Howard's Blog

This is Howard C. Park's blog. Interests: live music, simulations and modeling, languages, iPod, social and business networking, systems thinking, history of science, management, BBQ, trivia, good coffee, organizational learning, traveling, personal histories.

Thursday, August 03, 2006

do you speak American?

A great article in the New York Times Magazine this past Sunday titled "Learning American".

The writer describes an incident involving her sister some time ago. Her sister was the "Irish nanny" to a Denver family, receiving the a meager sum of $50 a week as the au pair. One Christmas, the grandmother and family matriarch handed her an envelope. It had 50 $20 bills. My math says it comes to $1,000. Not bad money in Colorado.

Her sister's polite reply was, "Oh, no, I can't accept this. No. No, really. It's far too generous." Grandma's response: "If you say so." Then she took back the envelope pulled out a single $20, handed it to her, and said, "Is this about right?".

This is where worlds collide. We both speak English, right? Well, one was speaking Irish English, where such words are expected as gratitude in acceptance of the gift. In American English, where we don't like no confusion, "I can't accept this" means "I can't accept this." Grandma may have though the Irish nanny was strange for not wanting the money, but we're a people that honors what people tell us!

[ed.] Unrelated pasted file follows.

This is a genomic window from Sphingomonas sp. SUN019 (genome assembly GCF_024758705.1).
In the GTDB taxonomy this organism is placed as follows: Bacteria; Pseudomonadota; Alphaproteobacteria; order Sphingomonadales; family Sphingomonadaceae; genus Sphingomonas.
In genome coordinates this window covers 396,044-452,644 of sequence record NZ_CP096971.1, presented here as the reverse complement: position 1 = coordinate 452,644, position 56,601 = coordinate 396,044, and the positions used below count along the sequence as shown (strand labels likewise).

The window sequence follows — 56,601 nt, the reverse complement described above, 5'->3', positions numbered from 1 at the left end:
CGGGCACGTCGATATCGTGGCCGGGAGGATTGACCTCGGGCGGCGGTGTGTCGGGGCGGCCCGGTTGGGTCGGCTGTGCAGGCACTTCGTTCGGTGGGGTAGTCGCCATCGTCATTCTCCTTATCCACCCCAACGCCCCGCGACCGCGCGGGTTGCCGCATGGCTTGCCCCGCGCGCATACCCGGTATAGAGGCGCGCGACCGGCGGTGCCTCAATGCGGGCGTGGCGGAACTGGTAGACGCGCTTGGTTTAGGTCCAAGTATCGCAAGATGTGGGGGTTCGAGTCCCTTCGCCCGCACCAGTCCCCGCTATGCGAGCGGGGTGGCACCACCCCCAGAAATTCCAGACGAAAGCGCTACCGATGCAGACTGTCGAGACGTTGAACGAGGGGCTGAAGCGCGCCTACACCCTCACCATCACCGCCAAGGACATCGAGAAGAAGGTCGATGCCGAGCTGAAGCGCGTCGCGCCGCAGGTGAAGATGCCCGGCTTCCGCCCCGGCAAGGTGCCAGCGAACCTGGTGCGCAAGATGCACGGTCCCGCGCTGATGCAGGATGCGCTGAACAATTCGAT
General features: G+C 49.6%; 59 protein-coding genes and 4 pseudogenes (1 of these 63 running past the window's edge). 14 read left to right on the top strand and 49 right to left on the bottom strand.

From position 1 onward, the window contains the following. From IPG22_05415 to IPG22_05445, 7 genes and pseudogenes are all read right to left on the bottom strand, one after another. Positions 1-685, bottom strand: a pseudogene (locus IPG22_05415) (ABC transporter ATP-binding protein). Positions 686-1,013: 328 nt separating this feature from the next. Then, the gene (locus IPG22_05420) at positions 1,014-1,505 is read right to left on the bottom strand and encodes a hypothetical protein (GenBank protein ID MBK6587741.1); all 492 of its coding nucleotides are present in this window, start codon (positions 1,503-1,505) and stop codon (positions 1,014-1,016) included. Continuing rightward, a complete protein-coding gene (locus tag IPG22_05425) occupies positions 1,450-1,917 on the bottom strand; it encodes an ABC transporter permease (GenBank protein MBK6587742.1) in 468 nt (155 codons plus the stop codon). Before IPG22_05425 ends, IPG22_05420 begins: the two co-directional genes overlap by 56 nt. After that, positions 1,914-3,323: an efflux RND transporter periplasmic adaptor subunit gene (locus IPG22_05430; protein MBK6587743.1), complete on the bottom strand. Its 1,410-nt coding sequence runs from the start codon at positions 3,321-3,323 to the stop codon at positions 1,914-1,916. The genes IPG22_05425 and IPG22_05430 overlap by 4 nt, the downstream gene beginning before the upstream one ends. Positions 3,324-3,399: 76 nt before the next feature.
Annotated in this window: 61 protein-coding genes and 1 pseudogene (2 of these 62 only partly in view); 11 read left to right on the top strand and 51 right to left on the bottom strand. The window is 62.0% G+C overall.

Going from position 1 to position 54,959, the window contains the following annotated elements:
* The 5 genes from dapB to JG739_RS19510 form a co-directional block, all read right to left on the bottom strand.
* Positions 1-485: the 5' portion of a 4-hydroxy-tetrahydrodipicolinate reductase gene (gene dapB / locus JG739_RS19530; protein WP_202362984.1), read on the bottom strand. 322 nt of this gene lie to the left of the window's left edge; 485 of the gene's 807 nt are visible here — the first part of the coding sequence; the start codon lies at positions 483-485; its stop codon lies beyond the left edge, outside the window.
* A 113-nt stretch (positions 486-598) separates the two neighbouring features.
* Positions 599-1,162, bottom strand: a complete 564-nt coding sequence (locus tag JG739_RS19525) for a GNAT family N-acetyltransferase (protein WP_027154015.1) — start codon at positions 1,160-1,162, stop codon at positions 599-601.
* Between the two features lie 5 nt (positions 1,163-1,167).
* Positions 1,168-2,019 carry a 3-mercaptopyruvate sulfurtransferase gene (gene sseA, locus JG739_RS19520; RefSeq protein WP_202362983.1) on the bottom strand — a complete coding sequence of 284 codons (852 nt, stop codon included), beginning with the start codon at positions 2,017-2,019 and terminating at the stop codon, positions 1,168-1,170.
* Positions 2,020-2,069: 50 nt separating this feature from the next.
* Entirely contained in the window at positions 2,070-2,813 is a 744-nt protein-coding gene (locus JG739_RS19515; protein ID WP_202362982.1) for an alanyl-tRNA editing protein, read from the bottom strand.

Reminds me of a handy chart that appears in dave Barry's Dave Barry does Japan.

First statement is the English statement made by Japanese person, then we have the actual meaning in American

I see. = No.
Ah. = No.
Ah-hah. = No.
Yes. = No.
That is difficult. = That is completely impossible.
That is very interesting. = That is the stupidest things I ever heard.
We will study your proposal. = We will feed your proposal to a goat.
|| hcpark, 5:56 PM


I love that book.

I frankly wonder how Americans and Japanese ever communicate with each other about anything. According to the guidebooks, when two Japanese businessmen meet, they tend to be very formal, and each man tends to be self-effacing and apologetic, often for no apparent reason:

First businessman: Hello, sir.
Second businessman: Hello, sir.
First businessman: I am sorry.
Second businessman: I am extremely sorry.
First businessman: I cannot stand myself.
Second businessman: I am swamp scum.
First businessman: I am toenail dirt.
Second businessman: I should be put to death.

Here’s another of my favorite excerpts.

I minced down the hallway to the bath area, and I started to go in, and although there was a lot of steam in the air, I was able to determine the following:

1. There were people in there.
2. I did not know these people.
3. These people were naked.
4. These people represented all of the major genders.

So I minced the hell out of there and back to our room ….
Blogger Nils, at 2:55 PM  

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